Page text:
We’d love to brighten (or further brighten) your day with some assistance from Marshall Veroni and his brand new “Watercolours” music video. This is the folk artist’s latest single from his most recent album, the fall 2018 released In Fields. The video fits very well within the tone and context of the song with a lot left for you, the viewer, to interpret for yourself. In Fields is Veroni’s debut album and has been well-received since its release thanks to its fun, lighthearted vibe that makes for a solid listen when you’re feeling like something a little less on the serious side.
In explaining the meaning behind “Watercolours,” Veroni shares, “The idea for ‘Watercolours’ came from a comparison I made between words and paint. Looking at a canvas, held on its side you realize that the paint becomes more transparent as it trickles towards the floor. Words act the same way: at first they carry so much weight, but the further you can step back from them, the more apparent their transparency is. With this music video, we were able to bring to life the concept of words and memories plaguing someone, who ultimately learns to remove themselves and the weight of the burden they carried.”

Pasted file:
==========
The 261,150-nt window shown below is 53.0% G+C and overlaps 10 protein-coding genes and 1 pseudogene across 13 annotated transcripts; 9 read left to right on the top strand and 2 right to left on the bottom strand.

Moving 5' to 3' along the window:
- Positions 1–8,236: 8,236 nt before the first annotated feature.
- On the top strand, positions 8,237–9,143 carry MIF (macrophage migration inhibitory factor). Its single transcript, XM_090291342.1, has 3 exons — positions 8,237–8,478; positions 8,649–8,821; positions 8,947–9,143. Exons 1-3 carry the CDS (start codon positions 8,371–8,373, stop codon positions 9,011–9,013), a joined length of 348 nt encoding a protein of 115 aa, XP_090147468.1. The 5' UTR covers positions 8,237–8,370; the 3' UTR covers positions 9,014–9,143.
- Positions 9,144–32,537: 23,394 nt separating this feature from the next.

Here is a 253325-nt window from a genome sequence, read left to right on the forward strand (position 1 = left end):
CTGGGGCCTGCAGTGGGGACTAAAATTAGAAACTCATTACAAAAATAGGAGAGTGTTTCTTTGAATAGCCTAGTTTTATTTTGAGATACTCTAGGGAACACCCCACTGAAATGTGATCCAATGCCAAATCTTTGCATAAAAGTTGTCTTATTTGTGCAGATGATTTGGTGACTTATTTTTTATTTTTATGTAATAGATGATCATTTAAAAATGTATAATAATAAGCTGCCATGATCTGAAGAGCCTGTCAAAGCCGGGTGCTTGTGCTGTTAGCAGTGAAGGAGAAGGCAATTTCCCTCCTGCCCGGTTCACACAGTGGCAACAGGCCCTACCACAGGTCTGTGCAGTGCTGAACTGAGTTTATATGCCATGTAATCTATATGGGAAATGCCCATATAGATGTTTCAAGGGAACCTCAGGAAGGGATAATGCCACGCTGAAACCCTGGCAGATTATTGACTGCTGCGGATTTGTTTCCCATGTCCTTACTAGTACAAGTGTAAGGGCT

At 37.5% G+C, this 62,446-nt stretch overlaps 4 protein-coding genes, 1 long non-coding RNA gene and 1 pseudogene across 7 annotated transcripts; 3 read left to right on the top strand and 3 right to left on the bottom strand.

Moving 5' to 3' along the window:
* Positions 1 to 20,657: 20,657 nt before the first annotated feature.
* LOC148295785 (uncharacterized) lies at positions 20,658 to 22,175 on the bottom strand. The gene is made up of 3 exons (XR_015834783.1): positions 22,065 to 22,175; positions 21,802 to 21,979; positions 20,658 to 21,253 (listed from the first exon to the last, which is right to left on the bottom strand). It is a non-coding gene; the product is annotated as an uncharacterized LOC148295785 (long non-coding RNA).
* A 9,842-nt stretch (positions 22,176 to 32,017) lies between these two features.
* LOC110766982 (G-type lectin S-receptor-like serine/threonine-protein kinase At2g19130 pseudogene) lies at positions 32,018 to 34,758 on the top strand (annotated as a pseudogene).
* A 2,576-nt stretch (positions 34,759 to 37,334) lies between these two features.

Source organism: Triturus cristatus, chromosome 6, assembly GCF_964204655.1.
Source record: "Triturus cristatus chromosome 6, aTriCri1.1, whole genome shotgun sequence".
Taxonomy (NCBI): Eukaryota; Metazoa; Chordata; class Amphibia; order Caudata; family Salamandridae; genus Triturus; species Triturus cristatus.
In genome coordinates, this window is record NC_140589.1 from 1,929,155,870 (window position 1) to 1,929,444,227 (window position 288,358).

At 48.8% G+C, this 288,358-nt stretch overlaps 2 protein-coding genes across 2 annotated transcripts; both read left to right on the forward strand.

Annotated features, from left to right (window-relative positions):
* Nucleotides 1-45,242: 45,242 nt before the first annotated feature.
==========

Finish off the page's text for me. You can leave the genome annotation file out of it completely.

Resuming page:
Since In Fields dropped, Toronto-based Veroni has toured Canada extensively and even had his music placed in the Netflix drama Spinning Out. Throughout his touring journeys, Veroni has continued to establish himself within the community of folk music connoisseurs with fans taking a liking towards his sincerity, emotional vulnerability, and crafty and witty use of words. Along the way, he has earned opening sets for well-established Canadian artists such as Blue Rodeo and Joel Plaskett. Currently, Veroni is hard at work on the follow up to In Fields with a new single due out before the conclusion of 2020.
To discuss this curious new music video a little more, we hooked up with Veroni for a few minutes to discuss the video-making process and how his life has changed since the release of In Fields.
The music video for “Watercolours,” I think, fits really well with the tone and sound of the song. I know artists like to keep music videos open to interpretation, but what is your own interpretation of the video?
Marshall Veroni: “When I watch the music video I view the paint plaguing the main character as a mixture of memories, words and associations. The paint, to me, is a symbolic representation of reminiscence surrounding not only a person, but the things that they said, and the feelings that come up with their memory. The way that these memories and thoughts pop up in strange places throughout the video, is such an honest depiction of how it can feel to have a lingering remembrance of someone. When someone or something they said is tormenting you, in a way it can truly change how you view most things. It can paint them in a different light, if you will. As the video progresses, we see the protagonist learn that the only way to move forward from the threat of these looming and painful memories, is to accept that they have happened and to face them head on.”
How involved were you with the music video-making process? Who developed the concept for the video?